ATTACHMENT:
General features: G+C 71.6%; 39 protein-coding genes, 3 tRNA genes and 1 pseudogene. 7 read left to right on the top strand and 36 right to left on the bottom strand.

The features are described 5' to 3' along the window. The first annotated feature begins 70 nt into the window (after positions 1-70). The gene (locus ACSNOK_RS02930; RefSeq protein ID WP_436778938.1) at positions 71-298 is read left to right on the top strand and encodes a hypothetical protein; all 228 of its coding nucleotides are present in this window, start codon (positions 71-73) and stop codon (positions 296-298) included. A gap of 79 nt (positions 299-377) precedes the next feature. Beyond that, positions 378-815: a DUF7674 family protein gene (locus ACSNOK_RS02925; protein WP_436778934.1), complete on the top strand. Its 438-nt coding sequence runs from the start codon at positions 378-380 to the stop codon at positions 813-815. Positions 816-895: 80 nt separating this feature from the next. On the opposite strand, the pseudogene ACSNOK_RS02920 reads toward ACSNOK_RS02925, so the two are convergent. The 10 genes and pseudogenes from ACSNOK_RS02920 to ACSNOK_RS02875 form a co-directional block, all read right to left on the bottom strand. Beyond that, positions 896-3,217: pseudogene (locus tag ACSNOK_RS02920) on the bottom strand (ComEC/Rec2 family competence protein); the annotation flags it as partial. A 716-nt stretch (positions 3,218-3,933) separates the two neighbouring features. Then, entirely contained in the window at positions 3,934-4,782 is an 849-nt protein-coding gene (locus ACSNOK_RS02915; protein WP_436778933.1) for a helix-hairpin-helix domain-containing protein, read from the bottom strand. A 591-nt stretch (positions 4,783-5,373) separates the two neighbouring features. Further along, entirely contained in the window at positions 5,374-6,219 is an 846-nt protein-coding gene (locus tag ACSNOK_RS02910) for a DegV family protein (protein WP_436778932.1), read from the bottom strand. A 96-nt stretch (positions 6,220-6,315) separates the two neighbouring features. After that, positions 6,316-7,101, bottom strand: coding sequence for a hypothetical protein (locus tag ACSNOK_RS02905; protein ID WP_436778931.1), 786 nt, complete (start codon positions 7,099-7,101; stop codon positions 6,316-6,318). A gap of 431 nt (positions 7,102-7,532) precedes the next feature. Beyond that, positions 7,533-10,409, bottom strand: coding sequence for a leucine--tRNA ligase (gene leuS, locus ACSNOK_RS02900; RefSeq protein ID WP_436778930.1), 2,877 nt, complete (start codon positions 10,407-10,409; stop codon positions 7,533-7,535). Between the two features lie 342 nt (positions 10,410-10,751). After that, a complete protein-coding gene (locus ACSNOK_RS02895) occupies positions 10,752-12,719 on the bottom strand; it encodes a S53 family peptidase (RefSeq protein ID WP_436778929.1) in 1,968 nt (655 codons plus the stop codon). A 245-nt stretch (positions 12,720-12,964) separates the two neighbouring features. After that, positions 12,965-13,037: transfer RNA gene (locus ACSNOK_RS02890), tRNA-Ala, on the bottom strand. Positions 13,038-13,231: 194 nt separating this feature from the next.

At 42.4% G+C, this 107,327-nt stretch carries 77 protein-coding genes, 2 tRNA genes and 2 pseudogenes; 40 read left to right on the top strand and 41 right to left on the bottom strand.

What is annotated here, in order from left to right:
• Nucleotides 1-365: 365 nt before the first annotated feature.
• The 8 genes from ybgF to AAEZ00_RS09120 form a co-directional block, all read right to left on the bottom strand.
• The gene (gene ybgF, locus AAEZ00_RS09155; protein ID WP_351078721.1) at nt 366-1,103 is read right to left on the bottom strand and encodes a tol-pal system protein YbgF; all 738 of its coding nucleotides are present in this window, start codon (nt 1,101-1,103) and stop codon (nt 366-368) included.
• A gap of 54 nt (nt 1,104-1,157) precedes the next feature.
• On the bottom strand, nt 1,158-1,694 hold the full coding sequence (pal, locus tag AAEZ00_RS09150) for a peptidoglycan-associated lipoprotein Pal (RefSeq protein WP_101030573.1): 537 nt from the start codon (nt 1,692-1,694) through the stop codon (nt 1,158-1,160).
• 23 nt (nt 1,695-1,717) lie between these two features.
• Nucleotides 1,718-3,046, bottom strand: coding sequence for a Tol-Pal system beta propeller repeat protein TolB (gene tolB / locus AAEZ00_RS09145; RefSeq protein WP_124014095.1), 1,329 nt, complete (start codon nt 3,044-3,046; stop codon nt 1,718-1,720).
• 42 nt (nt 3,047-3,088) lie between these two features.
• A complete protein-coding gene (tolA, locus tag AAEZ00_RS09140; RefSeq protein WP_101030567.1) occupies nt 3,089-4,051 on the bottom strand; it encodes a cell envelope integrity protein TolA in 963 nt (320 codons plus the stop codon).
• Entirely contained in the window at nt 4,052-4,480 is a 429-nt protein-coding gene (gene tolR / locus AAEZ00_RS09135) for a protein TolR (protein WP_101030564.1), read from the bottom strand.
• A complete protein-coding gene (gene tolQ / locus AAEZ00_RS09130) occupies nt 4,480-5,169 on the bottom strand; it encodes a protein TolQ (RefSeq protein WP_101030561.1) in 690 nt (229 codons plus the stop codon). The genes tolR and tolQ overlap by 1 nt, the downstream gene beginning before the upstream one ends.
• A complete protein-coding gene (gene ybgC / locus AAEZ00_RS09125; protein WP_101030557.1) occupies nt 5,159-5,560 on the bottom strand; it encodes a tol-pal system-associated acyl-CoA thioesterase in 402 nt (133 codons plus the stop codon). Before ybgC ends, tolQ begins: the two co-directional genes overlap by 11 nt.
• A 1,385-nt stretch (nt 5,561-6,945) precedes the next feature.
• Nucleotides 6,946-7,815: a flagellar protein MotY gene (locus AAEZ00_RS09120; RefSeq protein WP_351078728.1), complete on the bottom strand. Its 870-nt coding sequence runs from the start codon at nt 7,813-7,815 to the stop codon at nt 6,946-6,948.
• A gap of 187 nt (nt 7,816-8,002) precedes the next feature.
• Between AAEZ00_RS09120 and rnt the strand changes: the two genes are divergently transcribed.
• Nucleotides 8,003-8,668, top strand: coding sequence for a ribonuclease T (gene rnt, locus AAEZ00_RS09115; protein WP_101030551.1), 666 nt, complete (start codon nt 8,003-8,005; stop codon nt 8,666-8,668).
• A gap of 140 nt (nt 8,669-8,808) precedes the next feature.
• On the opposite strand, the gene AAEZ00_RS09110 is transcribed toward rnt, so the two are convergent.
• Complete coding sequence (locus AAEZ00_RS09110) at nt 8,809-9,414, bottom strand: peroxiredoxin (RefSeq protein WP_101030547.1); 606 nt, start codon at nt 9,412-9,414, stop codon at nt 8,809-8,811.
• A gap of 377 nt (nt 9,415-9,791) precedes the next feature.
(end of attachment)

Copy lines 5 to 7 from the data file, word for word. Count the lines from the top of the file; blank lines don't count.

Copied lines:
• Nucleotides 1-365: 365 nt before the first annotated feature.
• The 8 genes from ybgF to AAEZ00_RS09120 form a co-directional block, all read right to left on the bottom strand.
• The gene (gene ybgF, locus AAEZ00_RS09155; protein ID WP_351078721.1) at nt 366-1,103 is read right to left on the bottom strand and encodes a tol-pal system protein YbgF; all 738 of its coding nucleotides are present in this window, start codon (nt 1,101-1,103) and stop codon (nt 366-368) included.